Companies mentioned are for informational purposes only. It should not be considered a solicitation for the purchase or sale of the securities. Investing involves risks, and investment decisions should be based on your own goals, time horizon, and tolerance for risk. The return and principal value of investments will fluctuate as market conditions change. When sold, investments may be worth more or less than their original cost. Companies may reschedule when they report earnings without notice.

"Deep breaths are very helpful at shallow parties." 

– Barbara Walters

Are Medical and Dental Expenses Tax-Deductible?

If you file your taxes using itemized deductions, you may be able to deduct medical and dental expenses for yourself, your spouse, and your dependents. According to the IRS, you may deduct only the amount of your total medical expenses that exceed 7.5% of your adjusted gross income.

Some types of medical care expenses that may be deductible include:

  • Payments for the diagnosis, cure, treatment, and prevention of a disease.
  • Payments to doctors, dentists, surgeons, chiropractors, psychiatrists, psychologists, and nontraditional medical practitioners.
  • Paying for inpatient hospital care or nursing home care.
  • Fees associated with inpatient treatment for alcohol or drug addiction.
  • Payments to participate in a weight-loss program for a specific disease diagnosed by a doctor (such as obesity).

* This information is not intended to be a substitute for specific, individualized tax advice. We suggest that you discuss your specific tax issues with a qualified tax professional.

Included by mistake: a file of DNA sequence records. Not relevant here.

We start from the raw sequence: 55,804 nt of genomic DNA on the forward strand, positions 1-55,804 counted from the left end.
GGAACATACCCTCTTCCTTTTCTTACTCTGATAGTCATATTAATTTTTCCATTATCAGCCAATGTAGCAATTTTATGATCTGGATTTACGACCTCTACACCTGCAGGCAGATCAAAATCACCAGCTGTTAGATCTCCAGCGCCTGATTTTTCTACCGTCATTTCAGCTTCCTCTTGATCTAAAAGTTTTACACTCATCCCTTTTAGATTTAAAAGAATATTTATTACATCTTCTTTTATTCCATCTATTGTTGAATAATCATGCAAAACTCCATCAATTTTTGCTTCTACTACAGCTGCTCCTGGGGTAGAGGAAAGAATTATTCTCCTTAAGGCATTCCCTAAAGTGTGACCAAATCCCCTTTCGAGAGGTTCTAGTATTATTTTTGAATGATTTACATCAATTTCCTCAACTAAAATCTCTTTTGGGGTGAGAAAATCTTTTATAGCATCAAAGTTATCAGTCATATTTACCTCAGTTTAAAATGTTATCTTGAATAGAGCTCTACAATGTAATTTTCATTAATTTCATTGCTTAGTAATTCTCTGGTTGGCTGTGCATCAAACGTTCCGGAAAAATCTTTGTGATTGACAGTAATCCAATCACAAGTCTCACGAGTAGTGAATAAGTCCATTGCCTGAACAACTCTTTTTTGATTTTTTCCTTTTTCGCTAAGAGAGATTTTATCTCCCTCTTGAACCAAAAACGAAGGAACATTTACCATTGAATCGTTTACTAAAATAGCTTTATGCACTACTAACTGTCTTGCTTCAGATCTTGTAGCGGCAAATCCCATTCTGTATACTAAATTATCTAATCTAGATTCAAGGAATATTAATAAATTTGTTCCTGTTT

Tip adapted from IRS.gov7

Perfect Your Pigeon Pose

If you sit a lot at work or have tight hips, the pigeon pose (a popular pose in yoga) might help. It’s a simple pose that anyone can do, even if you don’t have experience practicing yoga. Here’s how to do it:

  • First, start on all fours with your hands shoulder-width apart and your knees hip-width apart.
  • Next, try to bring your right knee as close to your right wrist and try to get your shin parallel to the top of the mat.
  • Then, bring your left leg straight back behind you and rest on the mat with your thigh, knee, and shin touching it.

For some, just sitting in this pose with your chest upright is enough. If you want to increase the intensity of the post, lean forward and rest your forearms on the mat and rest your head on your hands.

Tip adapted from Healthline8

There are 2 nouns in the English language that become men’s names when you capitalize them – and when you capitalize them, you alter their pronunciation. Name either or both of these 2 nouns, both of which end in ‘b’.

Last week’s riddle: Two trains are crossing America from coast to coast, traveling over 3,000 miles of track. The Gentle Zephyr is going west at 70mph; the Western Wind is headed east at 80mph. So which train will be closer to the east coast when they roll by each other in Kansas?  Riddle Answer: Neither. When the trains meet, they will be at the same point - therefore the same distance from the east coast.

Jökulsárlón, bordering Vatnajökull National Park, Iceland

Footnotes and Sources


1. The Wall Street Journal, May 27, 2022

2. The Wall Street Journal, May 27, 2022

3. The Wall Street Journal, May 27, 2022

4. CNBC, May 27, 2022

5. The Wall Street Journal, May 25, 2022

6. The Wall Street Journal, May 25, 2022

7. IRS.gov, February 17, 2021 

8. Healthline.com, February 22, 2022